Featuring hospital and health care headlines from the media and the web.
As the number of hospitalizations linked to COVID-19 rises in Northeast Iowa, medical providers are also facing the spread of other illnesses that come with returning to school. The situation is far from normal, says Buchanan County Health Center Chief Executive Officer Steve Slessor. (Cedar Valley Daily Times)
Iowa has received billions of dollars from the federal government over the past several months to assist with its battle against the coronavirus, helping pay for needs ranging from COVID-19 testing to grants for temporarily closed businesses to hand sanitizer for poll workers. As of Friday, Sept. 4, the federal government has awarded Iowa $4.26 billion and counting, and the state had spent $2.81 billion of it. For comparison, the state’s entire budget for the current fiscal year is approximately $8 billion. (Des Moines Register)
Gov. Kim Reynolds closed bars in six counties Aug. 27 to combat rising COVID-19 numbers in young people and did not deny the possibility of raising the drinking age. Iowa has no statewide mask mandate despite steadily rising COVID-19 infections and the recommendation for a mandate by the White House Coronavirus Task Force. Reynolds has made it clear that individual cities and counties do not have the authority to enforce a mask mandate, though some Iowa cities, including Des Moines and Iowa City, have issued mandates. (Iowa State Daily)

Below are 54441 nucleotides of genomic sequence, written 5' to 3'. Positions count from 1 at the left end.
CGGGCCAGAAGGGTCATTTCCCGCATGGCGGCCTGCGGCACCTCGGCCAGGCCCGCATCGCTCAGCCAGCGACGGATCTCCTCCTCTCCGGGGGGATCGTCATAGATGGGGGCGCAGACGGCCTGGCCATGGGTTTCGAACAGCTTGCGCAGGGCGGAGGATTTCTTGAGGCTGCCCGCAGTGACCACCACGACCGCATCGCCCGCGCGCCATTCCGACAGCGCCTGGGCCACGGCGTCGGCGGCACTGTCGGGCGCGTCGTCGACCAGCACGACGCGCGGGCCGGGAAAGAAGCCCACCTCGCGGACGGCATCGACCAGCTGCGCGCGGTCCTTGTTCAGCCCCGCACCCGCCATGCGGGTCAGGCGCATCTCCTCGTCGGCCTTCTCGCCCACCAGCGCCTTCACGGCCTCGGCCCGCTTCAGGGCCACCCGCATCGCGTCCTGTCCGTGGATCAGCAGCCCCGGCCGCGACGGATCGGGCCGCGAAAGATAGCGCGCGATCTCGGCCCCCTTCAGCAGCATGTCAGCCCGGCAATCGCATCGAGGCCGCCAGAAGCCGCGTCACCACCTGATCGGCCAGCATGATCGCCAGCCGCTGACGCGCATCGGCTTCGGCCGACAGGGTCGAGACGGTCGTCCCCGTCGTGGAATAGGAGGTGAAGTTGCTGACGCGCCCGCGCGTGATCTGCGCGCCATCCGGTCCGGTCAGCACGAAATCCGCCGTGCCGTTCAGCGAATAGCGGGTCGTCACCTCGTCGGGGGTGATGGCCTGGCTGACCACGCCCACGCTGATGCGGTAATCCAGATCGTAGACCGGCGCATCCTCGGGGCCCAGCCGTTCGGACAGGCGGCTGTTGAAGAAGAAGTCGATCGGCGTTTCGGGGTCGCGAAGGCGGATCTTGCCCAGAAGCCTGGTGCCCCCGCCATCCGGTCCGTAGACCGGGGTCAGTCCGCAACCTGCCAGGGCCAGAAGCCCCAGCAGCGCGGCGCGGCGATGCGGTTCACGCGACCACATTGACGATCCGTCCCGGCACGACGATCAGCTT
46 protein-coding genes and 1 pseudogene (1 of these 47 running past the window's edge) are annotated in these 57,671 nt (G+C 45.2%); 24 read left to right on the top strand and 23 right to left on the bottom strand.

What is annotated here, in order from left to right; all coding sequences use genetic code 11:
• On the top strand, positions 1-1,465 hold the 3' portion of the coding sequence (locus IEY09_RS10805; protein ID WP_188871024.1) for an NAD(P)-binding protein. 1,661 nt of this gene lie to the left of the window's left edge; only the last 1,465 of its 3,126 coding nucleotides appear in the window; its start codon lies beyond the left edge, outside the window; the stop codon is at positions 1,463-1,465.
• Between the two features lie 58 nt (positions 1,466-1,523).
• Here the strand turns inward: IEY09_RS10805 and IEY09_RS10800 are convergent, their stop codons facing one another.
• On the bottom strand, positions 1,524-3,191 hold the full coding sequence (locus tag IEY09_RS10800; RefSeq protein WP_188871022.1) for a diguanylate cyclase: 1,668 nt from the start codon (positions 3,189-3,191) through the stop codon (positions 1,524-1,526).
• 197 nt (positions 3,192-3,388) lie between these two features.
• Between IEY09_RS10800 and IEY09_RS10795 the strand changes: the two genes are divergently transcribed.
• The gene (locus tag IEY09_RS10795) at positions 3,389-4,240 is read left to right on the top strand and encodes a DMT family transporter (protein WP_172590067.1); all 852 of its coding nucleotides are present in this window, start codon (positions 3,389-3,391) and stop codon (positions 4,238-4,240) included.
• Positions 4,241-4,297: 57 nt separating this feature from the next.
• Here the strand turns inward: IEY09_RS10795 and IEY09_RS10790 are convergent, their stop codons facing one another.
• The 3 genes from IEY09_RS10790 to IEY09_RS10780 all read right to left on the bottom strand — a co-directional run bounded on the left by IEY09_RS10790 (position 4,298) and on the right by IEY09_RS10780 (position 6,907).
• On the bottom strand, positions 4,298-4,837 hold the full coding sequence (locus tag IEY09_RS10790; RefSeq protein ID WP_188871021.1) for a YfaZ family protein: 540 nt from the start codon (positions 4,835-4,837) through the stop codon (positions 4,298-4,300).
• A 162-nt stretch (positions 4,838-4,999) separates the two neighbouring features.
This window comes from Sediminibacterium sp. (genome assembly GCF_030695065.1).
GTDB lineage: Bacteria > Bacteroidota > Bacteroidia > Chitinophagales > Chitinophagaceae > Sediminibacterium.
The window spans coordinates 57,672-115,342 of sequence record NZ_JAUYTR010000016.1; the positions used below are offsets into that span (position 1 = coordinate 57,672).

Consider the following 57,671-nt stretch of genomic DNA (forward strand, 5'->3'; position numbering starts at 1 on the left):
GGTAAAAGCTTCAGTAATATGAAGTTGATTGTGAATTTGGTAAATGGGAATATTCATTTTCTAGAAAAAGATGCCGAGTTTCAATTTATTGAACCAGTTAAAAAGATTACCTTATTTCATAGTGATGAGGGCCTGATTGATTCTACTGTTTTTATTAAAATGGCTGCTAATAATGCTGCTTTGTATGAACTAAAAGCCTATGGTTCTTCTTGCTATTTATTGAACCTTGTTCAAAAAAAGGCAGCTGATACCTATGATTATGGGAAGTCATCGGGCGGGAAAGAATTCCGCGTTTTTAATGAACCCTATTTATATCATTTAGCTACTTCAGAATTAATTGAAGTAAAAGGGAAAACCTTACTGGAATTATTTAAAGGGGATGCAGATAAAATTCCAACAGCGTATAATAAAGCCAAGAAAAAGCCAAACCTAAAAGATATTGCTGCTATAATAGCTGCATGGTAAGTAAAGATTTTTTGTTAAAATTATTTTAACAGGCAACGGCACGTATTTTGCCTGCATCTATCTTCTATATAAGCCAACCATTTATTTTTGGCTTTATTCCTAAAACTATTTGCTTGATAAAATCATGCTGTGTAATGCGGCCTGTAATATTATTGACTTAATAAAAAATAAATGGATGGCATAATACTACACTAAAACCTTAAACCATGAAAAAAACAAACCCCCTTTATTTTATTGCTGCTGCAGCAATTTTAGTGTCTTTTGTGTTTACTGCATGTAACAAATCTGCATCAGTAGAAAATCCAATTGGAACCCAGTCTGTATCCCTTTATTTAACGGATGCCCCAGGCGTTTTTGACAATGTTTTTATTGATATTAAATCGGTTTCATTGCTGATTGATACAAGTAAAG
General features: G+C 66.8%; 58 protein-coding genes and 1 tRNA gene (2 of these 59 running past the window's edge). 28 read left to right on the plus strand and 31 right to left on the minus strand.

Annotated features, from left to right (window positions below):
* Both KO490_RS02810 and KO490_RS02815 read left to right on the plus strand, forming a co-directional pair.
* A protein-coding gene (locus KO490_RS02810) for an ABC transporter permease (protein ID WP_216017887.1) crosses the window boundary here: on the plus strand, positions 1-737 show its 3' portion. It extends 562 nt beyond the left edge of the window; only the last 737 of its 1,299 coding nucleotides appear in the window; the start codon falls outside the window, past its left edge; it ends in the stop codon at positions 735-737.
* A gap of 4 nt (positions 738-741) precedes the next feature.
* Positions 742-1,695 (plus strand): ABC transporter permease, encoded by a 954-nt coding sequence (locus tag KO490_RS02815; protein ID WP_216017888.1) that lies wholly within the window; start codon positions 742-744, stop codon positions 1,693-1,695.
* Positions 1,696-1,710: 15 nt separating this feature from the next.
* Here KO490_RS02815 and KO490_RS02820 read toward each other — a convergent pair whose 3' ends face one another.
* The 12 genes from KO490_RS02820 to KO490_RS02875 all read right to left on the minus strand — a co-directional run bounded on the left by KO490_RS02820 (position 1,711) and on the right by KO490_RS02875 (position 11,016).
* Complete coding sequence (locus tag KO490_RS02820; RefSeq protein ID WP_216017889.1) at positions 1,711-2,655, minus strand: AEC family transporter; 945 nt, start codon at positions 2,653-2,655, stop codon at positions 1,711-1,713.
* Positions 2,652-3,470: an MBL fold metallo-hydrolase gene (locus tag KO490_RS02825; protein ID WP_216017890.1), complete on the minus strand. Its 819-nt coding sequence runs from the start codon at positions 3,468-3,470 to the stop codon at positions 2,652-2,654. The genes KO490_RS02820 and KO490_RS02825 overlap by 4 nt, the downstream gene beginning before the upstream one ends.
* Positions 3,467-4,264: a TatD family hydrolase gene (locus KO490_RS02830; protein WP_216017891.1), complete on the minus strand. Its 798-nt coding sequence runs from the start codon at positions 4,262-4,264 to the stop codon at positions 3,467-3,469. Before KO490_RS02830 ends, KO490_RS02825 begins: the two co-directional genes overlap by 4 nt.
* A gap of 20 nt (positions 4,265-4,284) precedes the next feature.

The use of telehealth has exploded as a result of the coronavirus pandemic. For it to continue gaining momentum, private and public payers must appropriately reimburse for telehealth, according to the latest report from Insights by Xtelligent Healthcare Media. (mHealthIntelligence.com)
The Federal Communications Commission, US Department of Health and Human Services and US Department of Agriculture this month announced that they have signed a memorandum of understanding to work together on the Rural Telehealth Initiative, a joint effort to collaborate and share information to address health disparities, resolve service provider challenges and promote broadband services and technology to rural areas in America. (The Highland County Press)
Telemedicine is subject to the same racial disparities as in-person care, according to a report published in the Journal of Informatics in Health and Biomedicine. Why it matters: Health care providers and the Trump administration have heralded telemedicine as the great equalizer for Americans, but big gaps in access still persist. Where it stands: The racial disparity in telemedicine shrank during the pandemic, but it’s still sizable, according to the study, which analyzed more than 140,000 telemedicine records between March and April, the of the peak pandemic in New York City. (Axios)